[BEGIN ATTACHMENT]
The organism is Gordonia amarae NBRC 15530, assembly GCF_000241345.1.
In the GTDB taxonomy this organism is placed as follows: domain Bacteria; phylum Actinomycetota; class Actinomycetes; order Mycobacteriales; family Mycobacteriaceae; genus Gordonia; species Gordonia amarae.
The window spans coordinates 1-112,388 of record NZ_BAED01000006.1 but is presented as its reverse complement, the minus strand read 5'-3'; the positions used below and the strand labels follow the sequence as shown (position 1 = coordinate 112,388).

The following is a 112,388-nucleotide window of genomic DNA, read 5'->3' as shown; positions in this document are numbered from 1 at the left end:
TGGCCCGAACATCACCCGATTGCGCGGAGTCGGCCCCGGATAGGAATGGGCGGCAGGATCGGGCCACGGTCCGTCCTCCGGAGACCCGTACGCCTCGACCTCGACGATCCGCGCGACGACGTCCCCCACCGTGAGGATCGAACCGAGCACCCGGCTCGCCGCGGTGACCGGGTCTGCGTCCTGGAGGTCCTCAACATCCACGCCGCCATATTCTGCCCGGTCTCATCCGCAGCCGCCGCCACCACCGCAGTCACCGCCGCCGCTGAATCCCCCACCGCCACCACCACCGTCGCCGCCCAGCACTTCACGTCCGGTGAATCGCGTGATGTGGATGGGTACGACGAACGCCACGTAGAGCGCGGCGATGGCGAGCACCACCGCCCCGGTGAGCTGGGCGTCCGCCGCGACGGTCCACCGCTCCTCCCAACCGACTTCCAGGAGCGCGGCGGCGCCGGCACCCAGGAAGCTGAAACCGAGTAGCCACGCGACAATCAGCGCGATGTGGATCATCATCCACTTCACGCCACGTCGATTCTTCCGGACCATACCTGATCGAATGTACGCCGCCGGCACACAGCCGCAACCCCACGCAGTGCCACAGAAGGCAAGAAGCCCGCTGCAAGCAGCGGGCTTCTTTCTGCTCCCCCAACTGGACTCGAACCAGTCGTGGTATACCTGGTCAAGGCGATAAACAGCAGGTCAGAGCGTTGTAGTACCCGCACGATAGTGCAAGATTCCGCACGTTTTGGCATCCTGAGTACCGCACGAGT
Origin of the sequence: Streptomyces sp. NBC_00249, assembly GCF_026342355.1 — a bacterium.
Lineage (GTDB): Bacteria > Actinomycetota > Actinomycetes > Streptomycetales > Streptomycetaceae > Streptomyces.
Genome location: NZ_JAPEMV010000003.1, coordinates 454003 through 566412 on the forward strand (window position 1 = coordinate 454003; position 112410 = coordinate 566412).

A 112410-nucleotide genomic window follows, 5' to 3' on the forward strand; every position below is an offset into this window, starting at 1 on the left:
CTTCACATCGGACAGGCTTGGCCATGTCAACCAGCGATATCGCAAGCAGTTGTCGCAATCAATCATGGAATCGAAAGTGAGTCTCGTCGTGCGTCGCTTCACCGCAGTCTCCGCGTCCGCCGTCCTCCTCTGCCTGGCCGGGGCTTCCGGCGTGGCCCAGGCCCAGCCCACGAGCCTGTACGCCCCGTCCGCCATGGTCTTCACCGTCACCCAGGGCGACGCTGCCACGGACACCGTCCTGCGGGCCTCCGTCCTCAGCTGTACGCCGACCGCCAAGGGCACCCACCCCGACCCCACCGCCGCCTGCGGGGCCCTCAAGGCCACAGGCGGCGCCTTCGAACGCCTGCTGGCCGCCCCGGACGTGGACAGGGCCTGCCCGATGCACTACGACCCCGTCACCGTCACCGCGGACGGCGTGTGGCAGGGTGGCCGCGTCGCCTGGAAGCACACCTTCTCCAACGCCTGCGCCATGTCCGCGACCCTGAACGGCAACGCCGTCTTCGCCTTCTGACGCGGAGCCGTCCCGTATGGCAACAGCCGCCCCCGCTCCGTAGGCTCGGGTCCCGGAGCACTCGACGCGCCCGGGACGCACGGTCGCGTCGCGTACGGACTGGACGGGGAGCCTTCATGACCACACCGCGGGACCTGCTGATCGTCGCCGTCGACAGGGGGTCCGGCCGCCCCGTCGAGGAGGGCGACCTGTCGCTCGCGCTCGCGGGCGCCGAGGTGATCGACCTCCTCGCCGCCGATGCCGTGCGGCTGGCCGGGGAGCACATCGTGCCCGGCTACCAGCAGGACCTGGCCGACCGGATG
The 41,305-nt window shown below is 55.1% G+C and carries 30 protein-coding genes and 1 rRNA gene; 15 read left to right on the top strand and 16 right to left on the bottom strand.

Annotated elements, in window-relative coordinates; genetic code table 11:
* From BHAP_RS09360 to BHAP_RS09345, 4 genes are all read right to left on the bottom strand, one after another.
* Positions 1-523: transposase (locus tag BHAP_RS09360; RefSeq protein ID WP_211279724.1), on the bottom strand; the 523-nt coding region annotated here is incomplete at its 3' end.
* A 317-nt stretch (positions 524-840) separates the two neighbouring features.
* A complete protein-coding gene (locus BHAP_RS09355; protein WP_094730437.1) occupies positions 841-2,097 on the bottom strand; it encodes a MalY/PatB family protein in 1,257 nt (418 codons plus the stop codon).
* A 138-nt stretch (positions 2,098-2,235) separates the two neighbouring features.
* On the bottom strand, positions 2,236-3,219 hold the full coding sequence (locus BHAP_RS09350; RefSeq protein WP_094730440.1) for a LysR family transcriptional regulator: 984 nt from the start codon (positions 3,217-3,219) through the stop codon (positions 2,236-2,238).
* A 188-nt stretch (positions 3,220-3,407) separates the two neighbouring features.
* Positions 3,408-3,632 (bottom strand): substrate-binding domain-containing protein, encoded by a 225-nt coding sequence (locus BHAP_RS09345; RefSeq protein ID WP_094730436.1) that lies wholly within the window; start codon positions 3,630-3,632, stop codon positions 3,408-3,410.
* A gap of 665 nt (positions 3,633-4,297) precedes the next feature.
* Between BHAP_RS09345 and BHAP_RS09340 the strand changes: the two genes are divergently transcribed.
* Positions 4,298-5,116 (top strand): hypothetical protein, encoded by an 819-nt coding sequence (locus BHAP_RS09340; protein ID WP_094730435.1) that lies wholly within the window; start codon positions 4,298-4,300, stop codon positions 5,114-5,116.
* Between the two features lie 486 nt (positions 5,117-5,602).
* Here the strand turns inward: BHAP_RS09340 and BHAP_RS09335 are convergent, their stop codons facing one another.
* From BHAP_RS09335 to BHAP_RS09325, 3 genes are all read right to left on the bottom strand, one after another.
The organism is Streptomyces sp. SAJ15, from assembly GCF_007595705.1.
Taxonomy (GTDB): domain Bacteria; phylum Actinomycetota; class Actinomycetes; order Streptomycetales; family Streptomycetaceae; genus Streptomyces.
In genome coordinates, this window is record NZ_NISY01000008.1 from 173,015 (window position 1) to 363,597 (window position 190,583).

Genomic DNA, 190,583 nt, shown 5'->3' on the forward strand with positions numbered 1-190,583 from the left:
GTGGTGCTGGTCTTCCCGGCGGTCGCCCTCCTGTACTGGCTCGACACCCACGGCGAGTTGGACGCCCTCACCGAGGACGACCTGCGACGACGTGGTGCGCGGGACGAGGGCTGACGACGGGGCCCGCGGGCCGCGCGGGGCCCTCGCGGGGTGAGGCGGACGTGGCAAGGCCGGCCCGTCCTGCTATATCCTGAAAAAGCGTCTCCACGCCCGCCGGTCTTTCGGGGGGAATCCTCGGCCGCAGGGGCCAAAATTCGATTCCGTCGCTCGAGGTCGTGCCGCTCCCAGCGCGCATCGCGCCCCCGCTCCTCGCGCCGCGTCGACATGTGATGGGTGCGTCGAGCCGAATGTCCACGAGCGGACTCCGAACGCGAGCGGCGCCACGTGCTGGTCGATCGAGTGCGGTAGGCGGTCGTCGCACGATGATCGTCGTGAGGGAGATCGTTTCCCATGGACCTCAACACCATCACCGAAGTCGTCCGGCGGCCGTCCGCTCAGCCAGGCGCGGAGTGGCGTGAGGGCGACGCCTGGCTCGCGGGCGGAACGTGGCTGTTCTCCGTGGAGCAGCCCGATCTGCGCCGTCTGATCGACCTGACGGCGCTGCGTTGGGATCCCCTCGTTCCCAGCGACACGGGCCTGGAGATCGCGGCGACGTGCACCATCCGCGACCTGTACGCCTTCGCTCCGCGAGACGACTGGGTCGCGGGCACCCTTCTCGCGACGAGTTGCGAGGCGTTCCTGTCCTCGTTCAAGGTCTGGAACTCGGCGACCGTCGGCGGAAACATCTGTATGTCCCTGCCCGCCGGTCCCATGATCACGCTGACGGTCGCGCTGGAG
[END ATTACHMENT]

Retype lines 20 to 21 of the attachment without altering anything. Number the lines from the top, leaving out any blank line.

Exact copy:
* Positions 3,408-3,632 (bottom strand): substrate-binding domain-containing protein, encoded by a 225-nt coding sequence (locus BHAP_RS09345; RefSeq protein ID WP_094730436.1) that lies wholly within the window; start codon positions 3,630-3,632, stop codon positions 3,408-3,410.
* A gap of 665 nt (positions 3,633-4,297) precedes the next feature.